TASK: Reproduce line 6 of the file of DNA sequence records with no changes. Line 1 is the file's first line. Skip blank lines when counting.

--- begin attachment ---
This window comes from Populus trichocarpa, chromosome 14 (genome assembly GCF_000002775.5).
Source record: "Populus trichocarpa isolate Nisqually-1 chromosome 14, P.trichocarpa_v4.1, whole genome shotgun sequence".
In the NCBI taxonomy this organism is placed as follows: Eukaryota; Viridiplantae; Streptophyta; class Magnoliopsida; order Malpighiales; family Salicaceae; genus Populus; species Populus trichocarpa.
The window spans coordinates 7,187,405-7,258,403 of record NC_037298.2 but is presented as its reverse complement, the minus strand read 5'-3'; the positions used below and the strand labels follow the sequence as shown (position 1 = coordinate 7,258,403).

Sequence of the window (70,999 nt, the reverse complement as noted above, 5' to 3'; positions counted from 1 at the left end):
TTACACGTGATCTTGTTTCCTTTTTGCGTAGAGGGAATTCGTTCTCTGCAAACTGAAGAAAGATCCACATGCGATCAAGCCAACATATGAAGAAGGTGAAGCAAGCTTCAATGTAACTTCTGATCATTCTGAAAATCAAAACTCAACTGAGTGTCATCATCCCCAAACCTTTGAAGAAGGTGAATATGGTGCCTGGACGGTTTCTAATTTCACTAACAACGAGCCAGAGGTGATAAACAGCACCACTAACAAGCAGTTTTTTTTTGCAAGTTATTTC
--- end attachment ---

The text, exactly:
TTACACGTGATCTTGTTTCCTTTTTGCGTAGAGGGAATTCGTTCTCTGCAAACTGAAGAAAGATCCACATGCGATCAAGCCAACATATGAAGAAGGTGAAGCAAGCTTCAATGTAACTTCTGATCATTCTGAAAATCAAAACTCAACTGAGTGTCATCATCCCCAAACCTTTGAAGAAGGTGAATATGGTGCCTGGACGGTTTCTAATTTCACTAACAACGAGCCAGAGGTGATAAACAGCACCACTAACAAGCAGTTTTTTTTTGCAAGTTATTTC